The scheme, said GCHQ, will be “will be a HMG quality-assured service provided by industry that organizations can turn to for assistance when they have suffered a cyber security incident.”
Chloë Smith, the minister for cyber security, added, “The growing cyber threat makes it inevitable that some attacks will get through either where basic security is not implemented, or when an organization is targeted by a highly capable attacker. ‘Cyber Incident Response’ services provide access to organizations certified by CESG/CPNI to respond effectively to cyber incidents. It builds on the ’10 steps to Cyber Security’ guidance on how to reduce the risk of vulnerability to attack.”
The scheme is launched initially as a pilot scheme aimed primarily at government departments and the national infrastructure, but is expected to widen to include business generally. Four companies have so far been certified as members of the scheme: Context Information Security, BAE Systems Detica, Cassidian and Mandiant. All four have existing close relationships with government security services.
Context Information Security has UK offices in London and Cheltenham (where GCHQ is located). “Organisations notified of attacks or those interested in getting advice about detection and mitigation will now have a clear pointer to specialist help with the level of trust and quality-assurance delivered by the scheme,” commented Alex Church, Context’s technical director.
BAE Systems Detica is part of BAE, Britain’s (and one of the world’s) largest defense and aerospace manufacturers. Detica started as Smith Associates carrying out research on defense matters for the UK government. “Detecting and dealing with [today's] attackers is extremely difficult for most organisations, and hence this scheme should be welcome relief for those that currently don’t know who to turn to for help,” said Martin Sutherland, Detica’s managing director.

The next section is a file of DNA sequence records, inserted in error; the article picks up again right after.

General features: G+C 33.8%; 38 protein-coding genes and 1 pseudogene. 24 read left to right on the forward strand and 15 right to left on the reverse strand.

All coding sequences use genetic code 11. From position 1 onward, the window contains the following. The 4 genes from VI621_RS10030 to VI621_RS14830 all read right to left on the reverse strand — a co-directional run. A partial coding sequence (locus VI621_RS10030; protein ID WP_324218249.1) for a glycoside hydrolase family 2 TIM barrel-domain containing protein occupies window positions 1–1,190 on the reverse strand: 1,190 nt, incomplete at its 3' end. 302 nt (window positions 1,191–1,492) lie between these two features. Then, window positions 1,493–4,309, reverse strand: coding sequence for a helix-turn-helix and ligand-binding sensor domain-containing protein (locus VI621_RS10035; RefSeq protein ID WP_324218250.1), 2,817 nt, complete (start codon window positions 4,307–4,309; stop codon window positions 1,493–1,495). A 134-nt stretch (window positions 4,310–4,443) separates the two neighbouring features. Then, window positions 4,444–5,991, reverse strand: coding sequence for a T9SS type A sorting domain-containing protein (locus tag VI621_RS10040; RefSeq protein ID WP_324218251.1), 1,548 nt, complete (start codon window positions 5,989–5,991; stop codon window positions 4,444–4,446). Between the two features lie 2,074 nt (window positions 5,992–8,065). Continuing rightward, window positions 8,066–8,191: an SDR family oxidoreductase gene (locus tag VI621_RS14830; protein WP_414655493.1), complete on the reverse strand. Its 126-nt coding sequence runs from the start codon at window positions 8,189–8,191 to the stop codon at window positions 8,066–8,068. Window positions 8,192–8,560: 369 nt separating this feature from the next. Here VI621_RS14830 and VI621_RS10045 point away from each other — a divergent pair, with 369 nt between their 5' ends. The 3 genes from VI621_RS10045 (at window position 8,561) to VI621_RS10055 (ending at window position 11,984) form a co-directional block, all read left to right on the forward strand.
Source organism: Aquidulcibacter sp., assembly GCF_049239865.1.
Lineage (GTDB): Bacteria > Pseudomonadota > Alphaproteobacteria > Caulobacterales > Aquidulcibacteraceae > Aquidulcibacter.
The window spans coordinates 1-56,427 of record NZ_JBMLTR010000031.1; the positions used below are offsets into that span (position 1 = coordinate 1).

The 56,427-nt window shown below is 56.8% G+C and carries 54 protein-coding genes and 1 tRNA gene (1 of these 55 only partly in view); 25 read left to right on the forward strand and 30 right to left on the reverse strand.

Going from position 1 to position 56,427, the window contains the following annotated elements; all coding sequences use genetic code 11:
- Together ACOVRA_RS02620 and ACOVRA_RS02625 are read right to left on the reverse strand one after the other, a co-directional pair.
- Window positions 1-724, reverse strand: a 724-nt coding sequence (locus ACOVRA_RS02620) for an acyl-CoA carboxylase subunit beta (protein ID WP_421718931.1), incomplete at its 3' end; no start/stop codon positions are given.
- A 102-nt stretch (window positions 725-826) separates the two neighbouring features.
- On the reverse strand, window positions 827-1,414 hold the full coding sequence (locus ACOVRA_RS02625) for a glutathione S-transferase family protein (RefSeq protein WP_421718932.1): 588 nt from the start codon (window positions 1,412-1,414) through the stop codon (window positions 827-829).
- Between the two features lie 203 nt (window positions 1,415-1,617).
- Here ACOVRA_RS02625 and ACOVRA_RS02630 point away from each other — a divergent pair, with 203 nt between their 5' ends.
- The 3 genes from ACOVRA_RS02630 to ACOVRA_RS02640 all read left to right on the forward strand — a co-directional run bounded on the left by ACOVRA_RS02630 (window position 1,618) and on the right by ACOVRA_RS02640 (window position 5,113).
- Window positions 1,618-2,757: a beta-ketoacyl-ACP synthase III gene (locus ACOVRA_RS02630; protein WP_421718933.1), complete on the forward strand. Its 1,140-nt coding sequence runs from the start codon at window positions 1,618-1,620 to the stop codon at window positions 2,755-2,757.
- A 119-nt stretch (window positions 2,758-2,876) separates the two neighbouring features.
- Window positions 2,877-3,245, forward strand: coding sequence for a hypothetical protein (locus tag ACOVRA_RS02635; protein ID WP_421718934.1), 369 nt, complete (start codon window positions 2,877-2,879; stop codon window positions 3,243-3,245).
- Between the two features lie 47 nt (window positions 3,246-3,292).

Cassidian is part of the European EADS conglomerate. Its website notes, “Cassidian, partner in Eurofighter, is a worldwide leader in state-of-the-art solutions for armed forces and civil security.”
Mandiant is a US company. It describes itself as “the ONLY information security company that can both: tell a company when it has been compromised, and tell what the material impact of the breach is.” When it discovered the breach at the South Carolina Department of Revenue, it was Mandiant that the US Secret Service recommended for forensic incident response.
GCHQ’s Cyber Incident Response scheme is not without its doubters. Professor Ross Anderson of the Cambridge University Computer Laboratory – a long term critic of GCHQ – suggested, “you might ask yourself whether you'd trust any firm that GCHQ trusts.” He added, “we have issues with [Detica] in that they produced a report on the cost of cybercrime to the UK economy that was simply ludicrous.” Anderson is not alone in believing that governments use inflated ‘costs’ “to justify everything from increased surveillance to preparations for cyberwar.” GCHQ is a strong advocate for the UK government’s Communications Bill, generally dubbed the ‘snooper’s charter.’